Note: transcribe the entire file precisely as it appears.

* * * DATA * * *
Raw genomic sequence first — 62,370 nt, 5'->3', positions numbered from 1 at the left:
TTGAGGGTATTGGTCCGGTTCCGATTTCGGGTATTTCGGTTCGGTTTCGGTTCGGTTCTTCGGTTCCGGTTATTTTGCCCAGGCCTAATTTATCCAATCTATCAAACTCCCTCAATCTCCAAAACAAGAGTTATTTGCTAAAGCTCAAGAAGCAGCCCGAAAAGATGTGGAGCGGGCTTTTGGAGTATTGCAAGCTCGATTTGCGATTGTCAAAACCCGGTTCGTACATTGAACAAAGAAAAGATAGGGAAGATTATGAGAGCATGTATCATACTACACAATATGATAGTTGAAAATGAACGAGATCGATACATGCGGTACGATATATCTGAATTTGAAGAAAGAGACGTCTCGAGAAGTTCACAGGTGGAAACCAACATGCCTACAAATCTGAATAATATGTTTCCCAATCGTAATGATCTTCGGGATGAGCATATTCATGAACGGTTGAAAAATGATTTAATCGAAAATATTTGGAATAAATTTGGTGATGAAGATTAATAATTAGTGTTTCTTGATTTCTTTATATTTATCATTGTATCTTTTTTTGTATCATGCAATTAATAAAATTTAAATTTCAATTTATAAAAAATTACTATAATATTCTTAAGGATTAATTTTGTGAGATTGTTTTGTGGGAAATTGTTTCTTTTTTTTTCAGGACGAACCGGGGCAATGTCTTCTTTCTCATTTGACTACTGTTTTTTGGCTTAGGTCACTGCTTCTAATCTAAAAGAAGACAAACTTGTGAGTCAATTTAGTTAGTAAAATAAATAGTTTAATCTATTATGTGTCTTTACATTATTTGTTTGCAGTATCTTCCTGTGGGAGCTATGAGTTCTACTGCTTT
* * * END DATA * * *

Raw genomic sequence first — 62,370 nt, 5'->3', positions numbered from 1 at the left:
TTGAGGGTATTGGTCCGGTTCCGATTTCGGGTATTTCGGTTCGGTTTCGGTTCGGTTCTTCGGTTCCGGTTATTTTGCCCAGGCCTAATTTATCCAATCTATCAAACTCCCTCAATCTCCAAAACAAGAGTTATTTGCTAAAGCTCAAGAAGCAGCCCGAAAAGATGTGGAGCGGGCTTTTGGAGTATTGCAAGCTCGATTTGCGATTGTCAAAACCCGGTTCGTACATTGAACAAAGAAAAGATAGGGAAGATTATGAGAGCATGTATCATACTACACAATATGATAGTTGAAAATGAACGAGATCGATACATGCGGTACGATATATCTGAATTTGAAGAAAGAGACGTCTCGAGAAGTTCACAGGTGGAAACCAACATGCCTACAAATCTGAATAATATGTTTCCCAATCGTAATGATCTTCGGGATGAGCATATTCATGAACGGTTGAAAAATGATTTAATCGAAAATATTTGGAATAAATTTGGTGATGAAGATTAATAATTAGTGTTTCTTGATTTCTTTATATTTATCATTGTATCTTTTTTTGTATCATGCAATTAATAAAATTTAAATTTCAATTTATAAAAAATTACTATAATATTCTTAAGGATTAATTTTGTGAGATTGTTTTGTGGGAAATTGTTTCTTTTTTTTTCAGGACGAACCGGGGCAATGTCTTCTTTCTCATTTGACTACTGTTTTTTGGCTTAGGTCACTGCTTCTAATCTAAAAGAAGACAAACTTGTGAGTCAATTTAGTTAGTAAAATAAATAGTTTAATCTATTATGTGTCTTTACATTATTTGTTTGCAGTATCTTCCTGTGGGAGCTATGAGTTCTACTGCTTT